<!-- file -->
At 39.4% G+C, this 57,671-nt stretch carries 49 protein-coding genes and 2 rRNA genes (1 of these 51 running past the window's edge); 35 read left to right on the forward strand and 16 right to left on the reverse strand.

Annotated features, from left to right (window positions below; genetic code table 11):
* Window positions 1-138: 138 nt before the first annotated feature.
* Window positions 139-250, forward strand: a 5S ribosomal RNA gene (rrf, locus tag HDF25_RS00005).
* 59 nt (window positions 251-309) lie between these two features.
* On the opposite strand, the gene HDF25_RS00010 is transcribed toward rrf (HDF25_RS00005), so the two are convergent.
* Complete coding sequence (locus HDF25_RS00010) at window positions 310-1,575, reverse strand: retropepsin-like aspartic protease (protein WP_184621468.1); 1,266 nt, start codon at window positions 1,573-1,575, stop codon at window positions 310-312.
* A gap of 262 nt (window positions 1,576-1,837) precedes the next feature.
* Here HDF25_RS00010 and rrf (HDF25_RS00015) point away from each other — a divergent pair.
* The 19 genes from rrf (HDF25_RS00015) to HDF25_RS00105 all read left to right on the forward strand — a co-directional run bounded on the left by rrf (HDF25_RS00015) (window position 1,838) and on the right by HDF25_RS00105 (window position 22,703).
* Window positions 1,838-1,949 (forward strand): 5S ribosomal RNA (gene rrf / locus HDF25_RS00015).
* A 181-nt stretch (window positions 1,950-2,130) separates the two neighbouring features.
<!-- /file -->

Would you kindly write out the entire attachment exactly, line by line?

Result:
At 39.4% G+C, this 57,671-nt stretch carries 49 protein-coding genes and 2 rRNA genes (1 of these 51 running past the window's edge); 35 read left to right on the forward strand and 16 right to left on the reverse strand.

Annotated features, from left to right (window positions below; genetic code table 11):
* Window positions 1-138: 138 nt before the first annotated feature.
* Window positions 139-250, forward strand: a 5S ribosomal RNA gene (rrf, locus tag HDF25_RS00005).
* 59 nt (window positions 251-309) lie between these two features.
* On the opposite strand, the gene HDF25_RS00010 is transcribed toward rrf (HDF25_RS00005), so the two are convergent.
* Complete coding sequence (locus HDF25_RS00010) at window positions 310-1,575, reverse strand: retropepsin-like aspartic protease (protein WP_184621468.1); 1,266 nt, start codon at window positions 1,573-1,575, stop codon at window positions 310-312.
* A gap of 262 nt (window positions 1,576-1,837) precedes the next feature.
* Here HDF25_RS00010 and rrf (HDF25_RS00015) point away from each other — a divergent pair.
* The 19 genes from rrf (HDF25_RS00015) to HDF25_RS00105 all read left to right on the forward strand — a co-directional run bounded on the left by rrf (HDF25_RS00015) (window position 1,838) and on the right by HDF25_RS00105 (window position 22,703).
* Window positions 1,838-1,949 (forward strand): 5S ribosomal RNA (gene rrf / locus HDF25_RS00015).
* A 181-nt stretch (window positions 1,950-2,130) separates the two neighbouring features.